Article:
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Democracy assists participatory governance

  • Published at 12:01 am January 1st, 2017
  • Last updated at 06:25 pm January 2nd, 2017
Democracy assists participatory governance

The Narayanganj City Corporation demonstrated once again on December 22 that our citizens, if they so wish, can participate in an electoral process and prove that democracy exists within the framework of this country.

Different quarters had expressed doubt prior to this election about covert politicisation among the officials involved with the election, the negative role to be played by the law enforcement authorities and that candidates not associated with the Awami League would not be able to carry out their campaign peacefully. Fortunately for Narayanganj and for Bangladesh, although there was some tension -- but such anxiety and concern was proven wrong.

It would be useful to refer here to some important statistics as provided by the Election Commission. The total number of voters for the NCC election was 474,931. The total number of general wards within the NCC was 36 of which 27 were of the general category and nine were of reserved category.

The total number of polling centres was 174. These centres had 1,304 polling booths. Out of these centres, 137 were classified by the EC as being of a “risky” nature. The EC, aware of possible disorder took the step of deploying about 9,500 members of the law enforcement agencies to maintain law and order. That included representatives from the police, the BGB, RAB, coast guard, and Ansar.

There was a total of seven mayoral contestants and 156 councillor contestants. The important element in this whole exercise was the fact that the electoral process was participated in by several political parties including the two important political parties -- the AL as well as the BNP.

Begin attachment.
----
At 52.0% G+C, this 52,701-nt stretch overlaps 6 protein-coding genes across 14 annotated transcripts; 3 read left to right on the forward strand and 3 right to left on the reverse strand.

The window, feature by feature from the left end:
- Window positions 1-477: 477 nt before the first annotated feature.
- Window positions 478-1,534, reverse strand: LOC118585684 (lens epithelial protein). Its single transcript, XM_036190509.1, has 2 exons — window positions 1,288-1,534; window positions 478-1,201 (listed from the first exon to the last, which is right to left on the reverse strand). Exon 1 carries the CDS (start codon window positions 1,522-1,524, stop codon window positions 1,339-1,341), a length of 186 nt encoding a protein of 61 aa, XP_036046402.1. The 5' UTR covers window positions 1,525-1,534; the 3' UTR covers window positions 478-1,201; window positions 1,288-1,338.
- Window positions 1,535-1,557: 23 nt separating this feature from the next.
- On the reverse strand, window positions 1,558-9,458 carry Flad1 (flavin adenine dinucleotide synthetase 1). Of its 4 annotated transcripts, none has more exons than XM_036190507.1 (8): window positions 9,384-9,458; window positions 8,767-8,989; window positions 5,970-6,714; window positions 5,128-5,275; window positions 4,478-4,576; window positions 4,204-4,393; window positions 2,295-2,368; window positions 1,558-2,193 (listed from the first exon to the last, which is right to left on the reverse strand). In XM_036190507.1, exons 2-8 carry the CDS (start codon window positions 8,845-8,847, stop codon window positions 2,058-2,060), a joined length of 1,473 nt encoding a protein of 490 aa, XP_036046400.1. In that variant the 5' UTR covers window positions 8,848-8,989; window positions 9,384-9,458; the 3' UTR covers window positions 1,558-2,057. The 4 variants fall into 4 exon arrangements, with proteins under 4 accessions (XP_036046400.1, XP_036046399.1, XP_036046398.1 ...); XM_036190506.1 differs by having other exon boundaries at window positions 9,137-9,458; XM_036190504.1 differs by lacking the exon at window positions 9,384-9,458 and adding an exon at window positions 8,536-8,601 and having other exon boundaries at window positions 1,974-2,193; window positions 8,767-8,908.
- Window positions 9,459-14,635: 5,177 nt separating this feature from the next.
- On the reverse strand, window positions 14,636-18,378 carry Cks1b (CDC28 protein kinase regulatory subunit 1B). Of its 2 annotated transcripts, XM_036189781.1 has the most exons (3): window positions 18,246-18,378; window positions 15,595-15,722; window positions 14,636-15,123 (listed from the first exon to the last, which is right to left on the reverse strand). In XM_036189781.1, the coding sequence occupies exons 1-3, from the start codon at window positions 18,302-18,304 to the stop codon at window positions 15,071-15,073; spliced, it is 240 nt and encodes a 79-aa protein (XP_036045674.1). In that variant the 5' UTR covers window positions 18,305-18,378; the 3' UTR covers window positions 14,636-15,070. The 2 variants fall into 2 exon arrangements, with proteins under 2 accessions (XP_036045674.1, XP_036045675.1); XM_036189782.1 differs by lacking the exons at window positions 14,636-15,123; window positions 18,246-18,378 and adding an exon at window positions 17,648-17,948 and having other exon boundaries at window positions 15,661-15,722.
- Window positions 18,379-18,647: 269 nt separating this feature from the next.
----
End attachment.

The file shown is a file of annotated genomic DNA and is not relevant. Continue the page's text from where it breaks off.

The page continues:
The other interesting aspect was the fact that the candidates for the post of mayor participated in the election with their party symbol. In the case of the AL, it was the “boat” and for the BNP it was a “sheaf of paddy.” This was done to attract respective party followers to their desired candidate.

Selina Hayat Ivy was the candidate for mayor from the ruling party -- the AL. Advocate Sakhawat Hossain Khan was the mayoral candidate from the BNP.

It may be also mentioned here that the candidate from the main opposition party in the parliament, the Jatiyo Party, dropped out of the race and indicated support for the AL candidate. Similarly, the candidates from the Liberal Democratic Party and the Bangladesh Kalyan Party dropped out of the race and extended their support for the BNP candidate.

At the end of the day, it was announced that the election process had been participated by 296,036 voters casting their vote (about 62.33%).

Selina Hayat Ivy was re-elected to the office of mayor for another five years after receiving 175,611 votes as opposed to Sakhawat Hossain Khan’s 96,044 votes.

Other candidates for the post of mayor from other political parties received all together about 24,380 votes. This reflected the confidence of the people of Narayanganj in her abilities and in her honesty as a politician.

AL-supported candidates won in 13 wards while those with BNP’s endorsement won in 12. The Jatiyo Party and the Socialist Party of Bangladesh also won one post of councillor each. Within the reserved seats category, AL won six seats while the rest three went to BNP backed contestants.

In this context, it would be important to note that the print and the electronic media reported that unlike previous elections in Narayanganj there was no chase, counter-chase, attacks, and examples of vote rigging. There have also been assertions by attending election observers that the election was free, fair, and credible.